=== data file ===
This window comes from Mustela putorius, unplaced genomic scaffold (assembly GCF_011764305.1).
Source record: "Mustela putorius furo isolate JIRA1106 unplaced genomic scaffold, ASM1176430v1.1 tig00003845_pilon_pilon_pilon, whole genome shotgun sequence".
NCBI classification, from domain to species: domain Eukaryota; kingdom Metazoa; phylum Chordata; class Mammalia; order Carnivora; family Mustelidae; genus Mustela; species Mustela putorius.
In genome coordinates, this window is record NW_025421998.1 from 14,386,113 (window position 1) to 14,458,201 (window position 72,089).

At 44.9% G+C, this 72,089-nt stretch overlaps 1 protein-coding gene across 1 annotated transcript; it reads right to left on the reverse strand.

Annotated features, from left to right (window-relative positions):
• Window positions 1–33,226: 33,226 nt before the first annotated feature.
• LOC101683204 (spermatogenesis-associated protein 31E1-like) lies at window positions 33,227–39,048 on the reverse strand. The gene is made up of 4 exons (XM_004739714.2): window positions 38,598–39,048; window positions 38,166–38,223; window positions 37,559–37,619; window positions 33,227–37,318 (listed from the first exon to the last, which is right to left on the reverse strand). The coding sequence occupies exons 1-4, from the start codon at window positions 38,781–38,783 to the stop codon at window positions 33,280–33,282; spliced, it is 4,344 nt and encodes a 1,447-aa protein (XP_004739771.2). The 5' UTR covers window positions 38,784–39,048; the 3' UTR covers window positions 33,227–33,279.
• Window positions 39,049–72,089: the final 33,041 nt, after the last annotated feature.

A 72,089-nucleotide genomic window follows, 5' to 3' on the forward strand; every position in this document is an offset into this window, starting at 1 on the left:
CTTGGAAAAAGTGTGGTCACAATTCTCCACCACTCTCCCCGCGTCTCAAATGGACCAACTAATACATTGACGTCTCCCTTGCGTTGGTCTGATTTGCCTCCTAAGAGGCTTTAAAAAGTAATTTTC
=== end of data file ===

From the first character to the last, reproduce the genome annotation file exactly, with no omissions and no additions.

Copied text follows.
This window comes from Mustela putorius, unplaced genomic scaffold (assembly GCF_011764305.1).
Source record: "Mustela putorius furo isolate JIRA1106 unplaced genomic scaffold, ASM1176430v1.1 tig00003845_pilon_pilon_pilon, whole genome shotgun sequence".
NCBI classification, from domain to species: domain Eukaryota; kingdom Metazoa; phylum Chordata; class Mammalia; order Carnivora; family Mustelidae; genus Mustela; species Mustela putorius.
In genome coordinates, this window is record NW_025421998.1 from 14,386,113 (window position 1) to 14,458,201 (window position 72,089).

At 44.9% G+C, this 72,089-nt stretch overlaps 1 protein-coding gene across 1 annotated transcript; it reads right to left on the reverse strand.

Annotated features, from left to right (window-relative positions):
• Window positions 1–33,226: 33,226 nt before the first annotated feature.
• LOC101683204 (spermatogenesis-associated protein 31E1-like) lies at window positions 33,227–39,048 on the reverse strand. The gene is made up of 4 exons (XM_004739714.2): window positions 38,598–39,048; window positions 38,166–38,223; window positions 37,559–37,619; window positions 33,227–37,318 (listed from the first exon to the last, which is right to left on the reverse strand). The coding sequence occupies exons 1-4, from the start codon at window positions 38,781–38,783 to the stop codon at window positions 33,280–33,282; spliced, it is 4,344 nt and encodes a 1,447-aa protein (XP_004739771.2). The 5' UTR covers window positions 38,784–39,048; the 3' UTR covers window positions 33,227–33,279.
• Window positions 39,049–72,089: the final 33,041 nt, after the last annotated feature.

A 72,089-nucleotide genomic window follows, 5' to 3' on the forward strand; every position in this document is an offset into this window, starting at 1 on the left:
CTTGGAAAAAGTGTGGTCACAATTCTCCACCACTCTCCCCGCGTCTCAAATGGACCAACTAATACATTGACGTCTCCCTTGCGTTGGTCTGATTTGCCTCCTAAGAGGCTTTAAAAAGTAATTTTC